• Is highly cost effective
  • Is home grown



Sunday, 5 June 2016

An Anxious Adolescent - part 3

The student continues to explore the idea that events don’t cause our extreme ill feelings but rather it is our interpretation or thinking about them that does. The belief we are worthwhile only when others do is an errant philosophical view and our student is beginning to realise that his unrealistic demand that others MUST like him to be likeable is doing him a disservice.


In the counselling office in a school in South Australia

Counsellor:   You say that you feel anxious when you think you have ‘offended’ someone. Is that fair to say?

Student:  Yes I want people to be happy. I hate it when they feel bad because of me.

Counsellor:  It would appear that you believe you are responsible for how others feel. You say you ‘made him upset.’ Would that also mean that you believe others ‘make you upset?’

Student:  Yes. People can make me upset and I can upset others.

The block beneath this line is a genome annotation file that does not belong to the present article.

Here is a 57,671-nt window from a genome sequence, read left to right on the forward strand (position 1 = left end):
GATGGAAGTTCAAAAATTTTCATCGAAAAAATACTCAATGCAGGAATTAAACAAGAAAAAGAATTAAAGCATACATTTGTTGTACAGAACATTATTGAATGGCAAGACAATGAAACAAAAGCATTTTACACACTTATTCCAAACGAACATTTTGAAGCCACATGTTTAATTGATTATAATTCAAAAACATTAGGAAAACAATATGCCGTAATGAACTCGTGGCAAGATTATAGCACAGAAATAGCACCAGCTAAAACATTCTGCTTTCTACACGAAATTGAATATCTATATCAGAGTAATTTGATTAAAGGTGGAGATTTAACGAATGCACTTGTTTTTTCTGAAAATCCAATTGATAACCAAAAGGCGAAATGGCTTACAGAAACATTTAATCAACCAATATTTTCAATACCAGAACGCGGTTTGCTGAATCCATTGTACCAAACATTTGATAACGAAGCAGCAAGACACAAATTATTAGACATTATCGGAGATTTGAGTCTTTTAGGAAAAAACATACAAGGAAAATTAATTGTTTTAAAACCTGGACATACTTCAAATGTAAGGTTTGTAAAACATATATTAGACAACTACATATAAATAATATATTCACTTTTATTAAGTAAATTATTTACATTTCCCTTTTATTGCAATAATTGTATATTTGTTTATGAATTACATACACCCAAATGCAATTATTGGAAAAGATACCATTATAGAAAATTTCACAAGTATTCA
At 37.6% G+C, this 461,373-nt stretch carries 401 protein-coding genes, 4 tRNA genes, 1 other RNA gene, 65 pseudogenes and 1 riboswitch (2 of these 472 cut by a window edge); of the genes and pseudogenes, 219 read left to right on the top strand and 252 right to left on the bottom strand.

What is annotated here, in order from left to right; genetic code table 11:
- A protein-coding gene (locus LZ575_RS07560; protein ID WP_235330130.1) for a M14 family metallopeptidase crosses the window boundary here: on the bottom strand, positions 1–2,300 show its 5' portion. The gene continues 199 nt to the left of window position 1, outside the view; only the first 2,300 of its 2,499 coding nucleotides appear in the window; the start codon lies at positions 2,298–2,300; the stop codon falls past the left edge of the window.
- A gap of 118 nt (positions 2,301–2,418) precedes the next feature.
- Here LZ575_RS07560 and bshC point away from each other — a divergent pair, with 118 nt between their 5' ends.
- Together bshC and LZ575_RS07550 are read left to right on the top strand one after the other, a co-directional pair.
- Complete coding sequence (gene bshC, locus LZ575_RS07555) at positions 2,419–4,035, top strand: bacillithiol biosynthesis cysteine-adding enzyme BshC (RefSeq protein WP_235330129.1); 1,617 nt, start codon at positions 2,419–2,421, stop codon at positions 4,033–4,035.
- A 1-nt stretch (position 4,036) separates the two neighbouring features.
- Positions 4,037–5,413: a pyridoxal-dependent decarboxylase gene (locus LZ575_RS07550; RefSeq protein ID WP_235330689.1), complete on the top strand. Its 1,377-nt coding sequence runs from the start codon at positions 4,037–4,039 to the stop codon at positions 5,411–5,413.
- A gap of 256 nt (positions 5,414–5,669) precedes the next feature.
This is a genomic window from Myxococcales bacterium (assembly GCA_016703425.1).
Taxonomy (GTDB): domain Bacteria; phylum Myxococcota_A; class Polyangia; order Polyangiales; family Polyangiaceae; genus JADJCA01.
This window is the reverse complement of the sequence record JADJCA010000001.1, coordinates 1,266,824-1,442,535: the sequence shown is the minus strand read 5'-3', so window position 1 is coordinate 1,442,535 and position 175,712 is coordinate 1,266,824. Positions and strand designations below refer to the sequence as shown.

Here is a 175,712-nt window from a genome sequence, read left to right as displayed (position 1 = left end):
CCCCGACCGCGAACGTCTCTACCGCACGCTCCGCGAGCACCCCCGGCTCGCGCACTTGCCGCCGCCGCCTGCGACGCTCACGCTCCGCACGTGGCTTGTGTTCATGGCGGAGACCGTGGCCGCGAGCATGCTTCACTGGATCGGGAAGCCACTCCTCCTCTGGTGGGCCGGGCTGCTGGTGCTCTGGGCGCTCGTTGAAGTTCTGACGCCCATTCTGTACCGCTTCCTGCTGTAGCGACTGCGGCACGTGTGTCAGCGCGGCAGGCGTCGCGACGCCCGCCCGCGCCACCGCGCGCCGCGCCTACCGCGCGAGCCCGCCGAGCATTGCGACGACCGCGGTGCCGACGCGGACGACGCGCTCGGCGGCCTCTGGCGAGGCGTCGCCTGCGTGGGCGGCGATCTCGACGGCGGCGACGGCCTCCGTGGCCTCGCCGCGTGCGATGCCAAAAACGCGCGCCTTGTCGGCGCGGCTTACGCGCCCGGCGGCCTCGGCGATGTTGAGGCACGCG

Counsellor:   I want to talk about a ‘must’ rule that people make over time. It is a rule that is not a helpful one to have.

Student:  What do you mean? Do I have a must rule? I don’t think I do.

Counsellor:   What do you think about the rule ‘people must like me or I’m no good?’

Student:  I’m not sure what you mean. Where does this rule come from?

Counsellor:  OK instead of using the word ’rule’ replace it with ‘belief.’  Say ‘I believe I’m OK only when people think I am.’ (Student repeats statement). A belief is a strongly held view about something that we believe is true.

Student:  Why do I believe this? Where does it come from?

Counsellor:   You have learnt this from an early age. You have learnt that you are only ‘good’ if others think you are ‘good.’ When someone disapproves of aspects of your personality or something you do you don’t just feel disappointed you feel really anxious and sad. Someone or something is not ‘making’ you anxious but your ‘thinking rule’ your ‘must belief’ is!
‘It's lack of faith that makes people afraid of meeting challenges, and I believed in myself.’ Muhammad Ali 
Student:  Do you mean that my belief that that kid I was talking about ‘must like me and think I am a good person’ is what is causing my anxiety?